South Africa's official unemployment numbers as announced by the national statistics agency this week, although alarming, still paint a rosier picture than the reality many people experience, labour union Solidarity said on Thursday. Picture: Phill Magakoe

JOHANNESBURG - South Africa's official unemployment numbers as announced by the national statistics agency this week, although alarming, still paint a rosier picture than the reality many people experience, labour union Solidarity said on Thursday.

The jobless rate rose to 29 percent of the labour force in the second quarter of 2019 from 27.6 percent in the first three months of the year, the highest since a quarterly labour force survey was introduced in 2008, Statistics South Africa said on Tuesday.

But unemployment was even higher at 38.5 percent when using the expanded definition which includes people discouraged from actively looking for work.

On Thursday, Morné Malan, a senior researcher at the Solidarity Research Institute, said although the use of the narrow definition of unemployment was common practice around the world and recommended by the International Labour Organisation, this measurement was inaccurate for South Africa's labour force.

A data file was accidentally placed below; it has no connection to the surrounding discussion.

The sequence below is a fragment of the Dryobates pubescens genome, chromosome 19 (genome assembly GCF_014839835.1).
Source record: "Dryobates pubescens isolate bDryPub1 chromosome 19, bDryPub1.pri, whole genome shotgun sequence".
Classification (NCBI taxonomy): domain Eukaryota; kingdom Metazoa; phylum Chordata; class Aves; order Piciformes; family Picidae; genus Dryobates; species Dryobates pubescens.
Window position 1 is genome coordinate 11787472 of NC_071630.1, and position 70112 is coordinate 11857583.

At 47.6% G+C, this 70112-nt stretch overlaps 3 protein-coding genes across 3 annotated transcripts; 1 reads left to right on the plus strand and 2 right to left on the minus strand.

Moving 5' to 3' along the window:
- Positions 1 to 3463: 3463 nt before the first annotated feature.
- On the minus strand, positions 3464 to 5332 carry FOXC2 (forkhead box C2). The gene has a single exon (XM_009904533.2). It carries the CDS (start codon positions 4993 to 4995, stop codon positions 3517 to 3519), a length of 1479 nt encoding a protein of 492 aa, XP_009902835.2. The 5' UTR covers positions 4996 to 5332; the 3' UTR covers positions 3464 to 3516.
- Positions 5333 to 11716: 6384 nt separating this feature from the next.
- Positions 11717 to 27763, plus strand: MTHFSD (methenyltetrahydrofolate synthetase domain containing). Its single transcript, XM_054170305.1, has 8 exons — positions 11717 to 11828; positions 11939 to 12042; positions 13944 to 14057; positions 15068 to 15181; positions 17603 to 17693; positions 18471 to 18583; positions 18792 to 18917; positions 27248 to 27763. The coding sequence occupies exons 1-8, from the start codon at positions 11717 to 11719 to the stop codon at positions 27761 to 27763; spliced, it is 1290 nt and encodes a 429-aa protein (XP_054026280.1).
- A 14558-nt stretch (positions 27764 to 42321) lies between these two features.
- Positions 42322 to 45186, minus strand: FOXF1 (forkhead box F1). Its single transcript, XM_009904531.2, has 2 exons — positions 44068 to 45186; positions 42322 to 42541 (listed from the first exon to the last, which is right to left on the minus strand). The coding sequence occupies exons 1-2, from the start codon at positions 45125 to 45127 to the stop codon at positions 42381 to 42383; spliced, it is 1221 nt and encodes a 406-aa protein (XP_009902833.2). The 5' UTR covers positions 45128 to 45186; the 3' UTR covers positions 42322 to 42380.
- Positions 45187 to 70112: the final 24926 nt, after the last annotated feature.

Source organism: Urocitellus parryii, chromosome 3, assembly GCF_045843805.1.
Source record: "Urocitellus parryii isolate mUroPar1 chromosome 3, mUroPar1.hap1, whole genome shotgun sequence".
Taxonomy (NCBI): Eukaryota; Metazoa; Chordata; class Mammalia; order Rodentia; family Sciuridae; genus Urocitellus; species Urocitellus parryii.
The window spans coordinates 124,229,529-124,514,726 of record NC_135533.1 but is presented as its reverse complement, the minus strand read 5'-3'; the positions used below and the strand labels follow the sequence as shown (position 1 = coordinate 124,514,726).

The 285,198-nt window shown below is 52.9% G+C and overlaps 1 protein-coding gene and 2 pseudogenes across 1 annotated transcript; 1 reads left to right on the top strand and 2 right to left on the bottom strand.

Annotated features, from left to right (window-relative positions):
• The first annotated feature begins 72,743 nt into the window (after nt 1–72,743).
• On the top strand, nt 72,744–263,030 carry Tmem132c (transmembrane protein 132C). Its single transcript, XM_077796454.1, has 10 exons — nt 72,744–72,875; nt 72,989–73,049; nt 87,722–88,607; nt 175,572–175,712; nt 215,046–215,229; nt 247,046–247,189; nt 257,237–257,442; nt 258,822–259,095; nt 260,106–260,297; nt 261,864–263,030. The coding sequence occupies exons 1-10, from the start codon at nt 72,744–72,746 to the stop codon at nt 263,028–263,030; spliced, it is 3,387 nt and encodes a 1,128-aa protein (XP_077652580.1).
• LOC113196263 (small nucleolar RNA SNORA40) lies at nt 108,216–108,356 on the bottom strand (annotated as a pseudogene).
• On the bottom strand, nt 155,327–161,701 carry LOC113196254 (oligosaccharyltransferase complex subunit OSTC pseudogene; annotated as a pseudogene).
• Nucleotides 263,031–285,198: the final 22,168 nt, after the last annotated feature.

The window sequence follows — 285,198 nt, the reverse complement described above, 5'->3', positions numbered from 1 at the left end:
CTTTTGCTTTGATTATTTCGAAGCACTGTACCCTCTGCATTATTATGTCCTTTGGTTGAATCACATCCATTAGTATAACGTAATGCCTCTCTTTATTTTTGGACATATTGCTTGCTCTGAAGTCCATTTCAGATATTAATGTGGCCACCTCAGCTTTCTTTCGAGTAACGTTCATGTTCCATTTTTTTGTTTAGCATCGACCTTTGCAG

"South Africa has an exceptionally large gap between the narrow definition of the unemployment rate and the expanded definition (and) we have a particularly low labour absorption rate (42.4 percent)," Malan said.

"A 2013 study at the University of KwaZulu-Natal indicates that so-called discouraged jobseekers, who are not counted as unemployed in the official rate, are in no way less likely to be employed than so-called active jobseekers," he added.

Solidarity said a 38.5 percent unemployment rate demanded even greater action from government to tackle the challenges of structural unemployment.

"The government is causing the problem with counter-productive policies such as minimum wage, strict labour legislation, intensified enforcement of black economic empowerment, and many more," Malan said.

"The only solution to the problem is for government to eliminate these barriers to doing business in South Africa. Otherwise, I fear that unemployment, which is accompanied by countless other social and economic issues, will never be resolved."

- African News Agency (ANA)